Officials are continuing to investigate a Salmonella outbreak traced to tahini, with a Florida importer concurrently expanding a recall to include another brand of the sesame seed paste. Scant details are available on the recalled products.

Brodt Zenatti Holdings LLC of Jupiter, FL, expanded its recall on Monday to include SoCo branded tahini in 135-ounce containers. The Food and Drug Administration did not post the company’s recall notice until Thursday, in keeping with its policy to delay posting notices about voluntary recalls until companies publish such notices elsewhere first.

“This product is being recalled in addition to retail and bulk Karawan brand tahini sold in 16-ounce jars and 39-pound buckets,” according to the recall notice posted yesterday. Another brand, El-Karawan Tahini, may also be linked to the outbreak. 

The notice on the Karawan brand said tahini imported by Brodt Zenatti Holdings prior to December 2018 and until the final shipment April 2019 is subject to recall. Halva brand tahini is also linked to the current outbreak, according to information posted by the FDA.

As with other tahini products recalled in relation to the ongoing outbreak of Salmonella Concord, the SoCo brand has a shelf life of up to two years. Public health officials at the Food and Drug Administration and the Centers for Disease Control and Prevention renewed their public alerts Thursday about the recalled products. They are urging consumers, restaurant owners, other foodservice kitchen operators, and retailers to check to see if they have the recalled tahini on hand.

“Consumers with this tahini in their home should not eat it and should discard it. Consumers with concerns about tahini consumed outside the home should ask their restaurant or retailer if the product they have purchased contains this tahini,” according to the recall.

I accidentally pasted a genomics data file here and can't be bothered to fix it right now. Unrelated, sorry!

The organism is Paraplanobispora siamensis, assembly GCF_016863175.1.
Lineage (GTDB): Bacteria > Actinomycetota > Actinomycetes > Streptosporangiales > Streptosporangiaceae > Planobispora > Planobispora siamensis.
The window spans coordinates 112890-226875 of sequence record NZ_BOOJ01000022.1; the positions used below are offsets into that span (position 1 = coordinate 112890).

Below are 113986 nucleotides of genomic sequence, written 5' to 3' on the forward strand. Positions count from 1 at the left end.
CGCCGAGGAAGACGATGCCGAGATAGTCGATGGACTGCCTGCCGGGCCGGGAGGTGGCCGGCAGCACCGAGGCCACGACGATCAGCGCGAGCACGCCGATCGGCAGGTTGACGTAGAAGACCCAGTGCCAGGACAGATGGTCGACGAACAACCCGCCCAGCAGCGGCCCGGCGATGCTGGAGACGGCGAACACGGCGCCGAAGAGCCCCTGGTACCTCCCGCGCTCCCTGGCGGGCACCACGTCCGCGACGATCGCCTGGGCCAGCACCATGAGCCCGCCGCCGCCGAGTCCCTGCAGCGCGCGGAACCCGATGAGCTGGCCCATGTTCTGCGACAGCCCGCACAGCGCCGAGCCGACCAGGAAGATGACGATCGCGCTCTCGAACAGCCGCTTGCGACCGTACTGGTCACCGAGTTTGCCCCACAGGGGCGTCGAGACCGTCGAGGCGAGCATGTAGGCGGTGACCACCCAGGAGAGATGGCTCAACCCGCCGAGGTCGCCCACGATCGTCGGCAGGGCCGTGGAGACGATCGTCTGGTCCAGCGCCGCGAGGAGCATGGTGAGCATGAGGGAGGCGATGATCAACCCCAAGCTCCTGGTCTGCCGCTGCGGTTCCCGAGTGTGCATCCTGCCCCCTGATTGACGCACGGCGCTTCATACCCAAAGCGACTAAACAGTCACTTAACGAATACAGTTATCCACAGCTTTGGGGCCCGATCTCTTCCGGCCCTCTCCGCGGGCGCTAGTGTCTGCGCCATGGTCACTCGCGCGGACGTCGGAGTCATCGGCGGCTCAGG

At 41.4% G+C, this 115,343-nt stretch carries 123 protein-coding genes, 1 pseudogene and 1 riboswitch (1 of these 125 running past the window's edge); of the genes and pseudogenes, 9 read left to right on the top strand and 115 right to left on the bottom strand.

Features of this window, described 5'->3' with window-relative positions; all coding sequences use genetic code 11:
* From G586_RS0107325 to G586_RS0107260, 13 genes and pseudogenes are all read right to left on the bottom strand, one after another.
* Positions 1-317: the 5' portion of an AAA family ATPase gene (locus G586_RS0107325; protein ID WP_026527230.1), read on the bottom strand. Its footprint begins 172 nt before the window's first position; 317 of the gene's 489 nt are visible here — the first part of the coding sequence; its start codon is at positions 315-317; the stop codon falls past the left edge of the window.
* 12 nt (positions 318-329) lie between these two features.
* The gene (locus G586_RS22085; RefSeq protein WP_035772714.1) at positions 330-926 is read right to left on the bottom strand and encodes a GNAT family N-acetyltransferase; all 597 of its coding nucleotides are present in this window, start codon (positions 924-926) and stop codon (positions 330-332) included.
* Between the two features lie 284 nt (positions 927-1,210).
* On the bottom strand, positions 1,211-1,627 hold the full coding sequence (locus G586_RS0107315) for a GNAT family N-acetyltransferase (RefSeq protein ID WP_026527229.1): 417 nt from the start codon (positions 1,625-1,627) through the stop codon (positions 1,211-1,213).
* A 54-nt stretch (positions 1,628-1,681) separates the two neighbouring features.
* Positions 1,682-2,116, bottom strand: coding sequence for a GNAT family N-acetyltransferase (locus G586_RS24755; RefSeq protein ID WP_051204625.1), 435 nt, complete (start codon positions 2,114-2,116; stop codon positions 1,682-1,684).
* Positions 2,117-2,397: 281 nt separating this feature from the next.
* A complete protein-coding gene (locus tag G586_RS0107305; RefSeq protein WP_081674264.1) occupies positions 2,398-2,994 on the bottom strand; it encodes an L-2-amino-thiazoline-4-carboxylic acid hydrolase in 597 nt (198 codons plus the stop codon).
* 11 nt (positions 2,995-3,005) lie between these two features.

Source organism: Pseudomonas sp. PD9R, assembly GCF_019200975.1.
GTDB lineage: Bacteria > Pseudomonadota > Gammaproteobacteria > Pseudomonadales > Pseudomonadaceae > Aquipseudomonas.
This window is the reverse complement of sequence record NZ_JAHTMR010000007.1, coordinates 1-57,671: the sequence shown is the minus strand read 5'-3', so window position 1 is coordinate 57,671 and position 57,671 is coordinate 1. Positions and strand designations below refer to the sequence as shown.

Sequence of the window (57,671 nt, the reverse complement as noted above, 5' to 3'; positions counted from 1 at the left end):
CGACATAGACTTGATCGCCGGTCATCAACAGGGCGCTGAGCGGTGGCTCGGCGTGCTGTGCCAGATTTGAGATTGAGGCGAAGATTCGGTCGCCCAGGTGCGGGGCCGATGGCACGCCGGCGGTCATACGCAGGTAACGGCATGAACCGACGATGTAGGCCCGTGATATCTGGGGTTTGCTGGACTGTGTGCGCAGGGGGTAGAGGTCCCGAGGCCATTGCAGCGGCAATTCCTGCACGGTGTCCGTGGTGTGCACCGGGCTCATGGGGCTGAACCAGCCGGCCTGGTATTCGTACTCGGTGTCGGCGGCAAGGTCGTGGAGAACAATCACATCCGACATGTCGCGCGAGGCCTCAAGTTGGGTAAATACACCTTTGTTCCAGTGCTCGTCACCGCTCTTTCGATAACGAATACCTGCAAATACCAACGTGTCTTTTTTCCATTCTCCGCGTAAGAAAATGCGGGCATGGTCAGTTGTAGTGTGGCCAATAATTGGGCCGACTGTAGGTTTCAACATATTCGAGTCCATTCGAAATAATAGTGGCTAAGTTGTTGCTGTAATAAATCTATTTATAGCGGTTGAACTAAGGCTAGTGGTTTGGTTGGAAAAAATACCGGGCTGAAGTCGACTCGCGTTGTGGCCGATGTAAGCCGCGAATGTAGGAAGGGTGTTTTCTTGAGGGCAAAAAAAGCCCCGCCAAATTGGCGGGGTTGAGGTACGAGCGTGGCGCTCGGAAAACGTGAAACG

“Retailers and restaurants should throw the recalled product out and sanitize any surfaces that may have come in contact with this tahini.”

Brodt Zenatti Holdings did not include distribution information in the recall notice regarding the SoCo brand tahini. Other than the brand name and the 135-ounce container size, the SoCo recall does not include any label information to help consumers or businesses determine whether they have the implicated tahini on hand. 

The recalled tahini was sold in bulk to retailers and restaurants and was also available to consumers at retail locations and online, according to the recall notice posted by the FDA on May 23. It may have also been used in other food products sold to consumers. 

In its May 15 recall of Karawan brand Tahini, Brodt Zenatti Holdings reported it directly distributed that product to New York and Texas. “We currently know that distributors have thereafter shipped the product to Massachusetts and Virginia,” according to Karawan recall notice.

CDC says additional illnesses could be confirmed
The CDC updated its outbreak report on May 23 to include the SoCo recall information. The agency did not report any additional confirmed patients yesterday. 

In its May 17 outbreak notice, the CDC reported four people aged 8 to 32 years old had been confirmed with infections from a strain of Salmonella Concord that has been isolated from tahini imported by Brodt Zenatti Holdings. 

One of the patients had to be admitted to a hospital. No deaths had been confirmed as of May 14, according to the CDC. Two patients have been identified in New York, with Massachusetts and Texas each having one confirmed patient. Additional patients might not yet be reported to the CDC because of the time it takes between when a person becomes ill and when the illness is laboratory confirmed and logged with the CDC. This can take four weeks or more. 

“Investigators with the New York City Department of Health and Mental Hygiene collected records and food samples at restaurants where ill people ate. Records indicated that the tahini used at these restaurants was Karawan brand tahini. The outbreak strain was isolated from opened and sealed containers of Karawan brand tahini collected at one of the restaurants,” according to the CDC.

Tahini’s recent track record
The investigation into the current Salmonella Concord outbreak is ongoing, but at this time the current outbreak does not appear to be related to a 2018-2019 outbreak of Salmonella Concord that was also linked to imported tahini.

Several tahini products have been recalled this year and in 2018 because of contamination and/or implication in foodborne illness outbreaks. Recalls and related outbreak updates in recent months have included

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